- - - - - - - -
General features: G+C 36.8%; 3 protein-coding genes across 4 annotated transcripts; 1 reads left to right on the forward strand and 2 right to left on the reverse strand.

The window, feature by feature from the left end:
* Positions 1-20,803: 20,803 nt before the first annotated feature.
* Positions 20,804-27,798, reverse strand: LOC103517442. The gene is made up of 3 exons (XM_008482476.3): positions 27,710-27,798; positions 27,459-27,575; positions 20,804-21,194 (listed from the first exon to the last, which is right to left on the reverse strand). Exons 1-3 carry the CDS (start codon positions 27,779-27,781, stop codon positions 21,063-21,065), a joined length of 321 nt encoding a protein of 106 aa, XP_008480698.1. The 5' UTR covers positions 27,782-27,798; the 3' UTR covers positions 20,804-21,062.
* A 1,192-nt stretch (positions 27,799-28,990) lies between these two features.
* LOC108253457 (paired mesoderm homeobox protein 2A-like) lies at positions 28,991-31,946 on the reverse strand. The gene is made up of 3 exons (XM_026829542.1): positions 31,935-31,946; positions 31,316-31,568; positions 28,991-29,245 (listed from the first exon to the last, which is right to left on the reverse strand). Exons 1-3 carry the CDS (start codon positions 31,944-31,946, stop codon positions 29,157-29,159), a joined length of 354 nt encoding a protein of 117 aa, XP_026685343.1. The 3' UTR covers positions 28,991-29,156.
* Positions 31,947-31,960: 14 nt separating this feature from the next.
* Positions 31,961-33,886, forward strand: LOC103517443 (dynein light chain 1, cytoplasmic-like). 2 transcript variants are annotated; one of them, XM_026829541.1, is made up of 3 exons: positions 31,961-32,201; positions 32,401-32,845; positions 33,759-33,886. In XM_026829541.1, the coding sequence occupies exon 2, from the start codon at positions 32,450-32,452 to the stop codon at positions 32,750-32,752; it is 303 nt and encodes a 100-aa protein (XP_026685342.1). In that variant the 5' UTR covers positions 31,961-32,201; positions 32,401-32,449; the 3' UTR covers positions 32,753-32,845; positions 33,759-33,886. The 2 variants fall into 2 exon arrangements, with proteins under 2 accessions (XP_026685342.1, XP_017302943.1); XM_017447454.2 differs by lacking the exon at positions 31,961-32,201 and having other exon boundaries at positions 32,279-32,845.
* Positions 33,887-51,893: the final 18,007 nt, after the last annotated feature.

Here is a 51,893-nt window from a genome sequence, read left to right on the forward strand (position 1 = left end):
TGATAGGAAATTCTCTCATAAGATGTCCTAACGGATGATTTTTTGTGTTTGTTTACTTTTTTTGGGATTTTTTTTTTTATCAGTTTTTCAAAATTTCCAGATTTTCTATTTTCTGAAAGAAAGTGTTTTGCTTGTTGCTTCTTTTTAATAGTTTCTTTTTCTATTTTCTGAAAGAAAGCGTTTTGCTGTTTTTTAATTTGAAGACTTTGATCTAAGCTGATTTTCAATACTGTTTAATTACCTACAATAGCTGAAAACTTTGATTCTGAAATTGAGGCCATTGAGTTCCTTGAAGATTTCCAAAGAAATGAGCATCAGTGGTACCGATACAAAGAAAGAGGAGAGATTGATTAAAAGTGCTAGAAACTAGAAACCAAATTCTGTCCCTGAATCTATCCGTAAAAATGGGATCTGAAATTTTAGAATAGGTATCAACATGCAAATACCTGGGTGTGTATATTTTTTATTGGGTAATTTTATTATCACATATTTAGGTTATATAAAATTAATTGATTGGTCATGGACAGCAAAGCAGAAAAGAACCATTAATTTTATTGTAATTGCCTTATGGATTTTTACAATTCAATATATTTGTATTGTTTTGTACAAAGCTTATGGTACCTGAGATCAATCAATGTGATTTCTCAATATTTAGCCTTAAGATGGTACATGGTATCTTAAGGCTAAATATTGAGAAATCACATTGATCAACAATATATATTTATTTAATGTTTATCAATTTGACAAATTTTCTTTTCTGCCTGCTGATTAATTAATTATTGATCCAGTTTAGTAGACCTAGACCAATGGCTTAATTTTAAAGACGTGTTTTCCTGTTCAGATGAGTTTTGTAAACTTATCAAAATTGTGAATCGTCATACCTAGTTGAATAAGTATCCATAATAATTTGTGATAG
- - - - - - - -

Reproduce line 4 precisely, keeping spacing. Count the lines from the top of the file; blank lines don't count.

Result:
* Positions 20,804-27,798, reverse strand: LOC103517442. The gene is made up of 3 exons (XM_008482476.3): positions 27,710-27,798; positions 27,459-27,575; positions 20,804-21,194 (listed from the first exon to the last, which is right to left on the reverse strand). Exons 1-3 carry the CDS (start codon positions 27,779-27,781, stop codon positions 21,063-21,065), a joined length of 321 nt encoding a protein of 106 aa, XP_008480698.1. The 5' UTR covers positions 27,782-27,798; the 3' UTR covers positions 20,804-21,062.